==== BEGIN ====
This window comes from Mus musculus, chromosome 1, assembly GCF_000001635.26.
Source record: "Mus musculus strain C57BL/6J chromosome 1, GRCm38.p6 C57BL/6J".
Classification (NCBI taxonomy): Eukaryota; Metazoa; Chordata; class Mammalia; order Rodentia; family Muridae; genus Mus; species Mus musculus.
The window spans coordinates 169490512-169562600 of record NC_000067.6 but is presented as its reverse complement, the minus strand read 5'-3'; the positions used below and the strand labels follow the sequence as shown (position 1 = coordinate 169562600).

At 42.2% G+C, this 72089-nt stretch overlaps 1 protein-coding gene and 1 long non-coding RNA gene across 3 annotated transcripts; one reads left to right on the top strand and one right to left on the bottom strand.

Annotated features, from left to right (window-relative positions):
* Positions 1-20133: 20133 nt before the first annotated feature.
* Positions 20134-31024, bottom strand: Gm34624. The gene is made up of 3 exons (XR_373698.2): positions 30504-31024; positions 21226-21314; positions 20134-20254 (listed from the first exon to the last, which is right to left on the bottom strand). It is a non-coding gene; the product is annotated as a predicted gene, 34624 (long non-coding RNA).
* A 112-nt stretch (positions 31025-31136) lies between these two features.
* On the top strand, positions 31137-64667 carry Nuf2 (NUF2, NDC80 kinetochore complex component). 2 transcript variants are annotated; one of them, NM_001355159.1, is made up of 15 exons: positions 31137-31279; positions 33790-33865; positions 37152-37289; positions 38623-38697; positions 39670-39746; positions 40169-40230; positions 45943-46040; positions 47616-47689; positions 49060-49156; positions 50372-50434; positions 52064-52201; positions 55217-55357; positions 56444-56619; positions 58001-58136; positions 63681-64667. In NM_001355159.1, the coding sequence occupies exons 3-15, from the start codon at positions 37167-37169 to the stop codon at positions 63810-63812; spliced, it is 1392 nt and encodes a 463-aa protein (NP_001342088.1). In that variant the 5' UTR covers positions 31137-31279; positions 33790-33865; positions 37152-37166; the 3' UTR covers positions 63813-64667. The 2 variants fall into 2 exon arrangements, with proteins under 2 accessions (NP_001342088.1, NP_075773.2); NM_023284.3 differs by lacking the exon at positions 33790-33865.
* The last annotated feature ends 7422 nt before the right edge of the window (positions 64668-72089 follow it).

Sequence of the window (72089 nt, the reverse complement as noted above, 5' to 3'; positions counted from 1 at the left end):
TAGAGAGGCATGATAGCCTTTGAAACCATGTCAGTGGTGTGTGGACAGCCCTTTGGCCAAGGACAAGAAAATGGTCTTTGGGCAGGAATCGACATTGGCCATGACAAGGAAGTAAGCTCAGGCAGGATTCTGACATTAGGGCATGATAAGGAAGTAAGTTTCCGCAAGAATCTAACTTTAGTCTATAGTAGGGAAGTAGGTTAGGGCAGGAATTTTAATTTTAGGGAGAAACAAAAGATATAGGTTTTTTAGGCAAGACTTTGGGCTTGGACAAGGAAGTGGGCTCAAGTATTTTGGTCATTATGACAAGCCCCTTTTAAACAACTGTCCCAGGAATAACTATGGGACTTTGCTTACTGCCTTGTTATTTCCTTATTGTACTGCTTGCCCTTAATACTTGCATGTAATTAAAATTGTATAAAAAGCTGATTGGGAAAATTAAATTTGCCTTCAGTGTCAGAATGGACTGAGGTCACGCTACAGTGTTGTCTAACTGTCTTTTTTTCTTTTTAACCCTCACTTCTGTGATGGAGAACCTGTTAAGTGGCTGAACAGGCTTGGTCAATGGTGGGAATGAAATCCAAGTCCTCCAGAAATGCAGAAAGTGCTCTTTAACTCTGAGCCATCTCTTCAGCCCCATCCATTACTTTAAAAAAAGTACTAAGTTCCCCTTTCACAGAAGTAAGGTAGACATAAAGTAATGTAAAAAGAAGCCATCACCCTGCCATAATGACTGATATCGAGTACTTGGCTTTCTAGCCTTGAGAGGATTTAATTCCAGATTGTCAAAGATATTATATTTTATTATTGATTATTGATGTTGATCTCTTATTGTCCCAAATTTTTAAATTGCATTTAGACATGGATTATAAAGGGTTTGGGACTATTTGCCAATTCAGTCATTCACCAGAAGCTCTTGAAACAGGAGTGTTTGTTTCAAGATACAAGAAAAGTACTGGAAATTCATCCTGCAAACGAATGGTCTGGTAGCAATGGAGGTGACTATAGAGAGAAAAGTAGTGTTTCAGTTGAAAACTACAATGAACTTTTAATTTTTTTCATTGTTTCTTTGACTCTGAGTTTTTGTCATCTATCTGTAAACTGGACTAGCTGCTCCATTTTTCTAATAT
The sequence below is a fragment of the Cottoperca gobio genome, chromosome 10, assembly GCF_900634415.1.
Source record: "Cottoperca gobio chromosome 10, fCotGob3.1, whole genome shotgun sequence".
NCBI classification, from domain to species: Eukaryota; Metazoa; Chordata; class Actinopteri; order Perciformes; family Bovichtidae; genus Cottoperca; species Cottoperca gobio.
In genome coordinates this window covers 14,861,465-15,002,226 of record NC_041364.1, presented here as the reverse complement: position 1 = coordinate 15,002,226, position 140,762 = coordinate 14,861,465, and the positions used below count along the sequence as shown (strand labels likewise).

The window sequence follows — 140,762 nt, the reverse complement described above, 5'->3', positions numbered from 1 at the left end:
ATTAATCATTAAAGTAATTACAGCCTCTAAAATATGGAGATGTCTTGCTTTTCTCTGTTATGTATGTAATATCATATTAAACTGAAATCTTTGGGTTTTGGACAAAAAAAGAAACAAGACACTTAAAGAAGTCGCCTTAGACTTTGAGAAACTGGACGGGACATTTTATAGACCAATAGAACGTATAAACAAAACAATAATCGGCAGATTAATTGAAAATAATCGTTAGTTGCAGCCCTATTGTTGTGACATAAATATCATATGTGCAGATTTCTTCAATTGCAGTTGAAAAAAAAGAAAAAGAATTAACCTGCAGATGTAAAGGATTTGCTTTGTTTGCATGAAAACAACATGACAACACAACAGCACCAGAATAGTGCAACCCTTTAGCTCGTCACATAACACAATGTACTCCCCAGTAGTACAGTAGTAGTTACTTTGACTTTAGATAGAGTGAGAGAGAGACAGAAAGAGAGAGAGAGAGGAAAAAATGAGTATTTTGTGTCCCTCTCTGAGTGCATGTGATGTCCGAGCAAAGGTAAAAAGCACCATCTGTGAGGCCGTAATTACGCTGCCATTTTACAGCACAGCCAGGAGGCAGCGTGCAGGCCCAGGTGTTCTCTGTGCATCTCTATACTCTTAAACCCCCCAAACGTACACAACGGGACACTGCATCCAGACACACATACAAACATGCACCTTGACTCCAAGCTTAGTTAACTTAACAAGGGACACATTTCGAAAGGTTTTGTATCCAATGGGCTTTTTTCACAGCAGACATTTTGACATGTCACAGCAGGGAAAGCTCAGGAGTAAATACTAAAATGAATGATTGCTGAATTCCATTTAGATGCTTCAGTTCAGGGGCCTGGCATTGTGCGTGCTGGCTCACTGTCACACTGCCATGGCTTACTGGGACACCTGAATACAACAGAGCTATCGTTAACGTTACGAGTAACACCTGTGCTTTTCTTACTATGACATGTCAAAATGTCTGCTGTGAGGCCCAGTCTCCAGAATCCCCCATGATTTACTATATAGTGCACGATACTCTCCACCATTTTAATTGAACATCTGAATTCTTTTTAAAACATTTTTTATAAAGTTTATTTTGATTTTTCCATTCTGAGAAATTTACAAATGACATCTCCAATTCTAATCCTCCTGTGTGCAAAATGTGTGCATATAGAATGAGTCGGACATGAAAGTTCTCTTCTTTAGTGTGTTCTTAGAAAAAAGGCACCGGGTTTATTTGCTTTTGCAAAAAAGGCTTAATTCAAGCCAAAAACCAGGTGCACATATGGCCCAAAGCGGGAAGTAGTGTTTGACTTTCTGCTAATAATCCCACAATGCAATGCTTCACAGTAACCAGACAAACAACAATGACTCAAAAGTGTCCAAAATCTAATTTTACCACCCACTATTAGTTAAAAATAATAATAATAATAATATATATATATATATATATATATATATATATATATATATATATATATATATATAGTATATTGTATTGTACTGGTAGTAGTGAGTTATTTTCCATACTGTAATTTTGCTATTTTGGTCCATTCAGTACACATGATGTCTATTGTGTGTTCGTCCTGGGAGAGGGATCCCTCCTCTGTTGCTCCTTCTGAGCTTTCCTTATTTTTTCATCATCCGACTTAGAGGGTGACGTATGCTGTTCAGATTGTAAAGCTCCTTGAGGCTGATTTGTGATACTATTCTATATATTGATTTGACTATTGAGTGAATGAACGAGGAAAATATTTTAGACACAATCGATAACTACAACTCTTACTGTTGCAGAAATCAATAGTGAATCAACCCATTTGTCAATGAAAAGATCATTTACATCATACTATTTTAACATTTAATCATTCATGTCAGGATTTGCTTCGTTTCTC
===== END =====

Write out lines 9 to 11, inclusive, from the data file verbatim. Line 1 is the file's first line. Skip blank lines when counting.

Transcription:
* A 112-nt stretch (positions 31025-31136) lies between these two features.
* On the top strand, positions 31137-64667 carry Nuf2 (NUF2, NDC80 kinetochore complex component). 2 transcript variants are annotated; one of them, NM_001355159.1, is made up of 15 exons: positions 31137-31279; positions 33790-33865; positions 37152-37289; positions 38623-38697; positions 39670-39746; positions 40169-40230; positions 45943-46040; positions 47616-47689; positions 49060-49156; positions 50372-50434; positions 52064-52201; positions 55217-55357; positions 56444-56619; positions 58001-58136; positions 63681-64667. In NM_001355159.1, the coding sequence occupies exons 3-15, from the start codon at positions 37167-37169 to the stop codon at positions 63810-63812; spliced, it is 1392 nt and encodes a 463-aa protein (NP_001342088.1). In that variant the 5' UTR covers positions 31137-31279; positions 33790-33865; positions 37152-37166; the 3' UTR covers positions 63813-64667. The 2 variants fall into 2 exon arrangements, with proteins under 2 accessions (NP_001342088.1, NP_075773.2); NM_023284.3 differs by lacking the exon at positions 33790-33865.
* The last annotated feature ends 7422 nt before the right edge of the window (positions 64668-72089 follow it).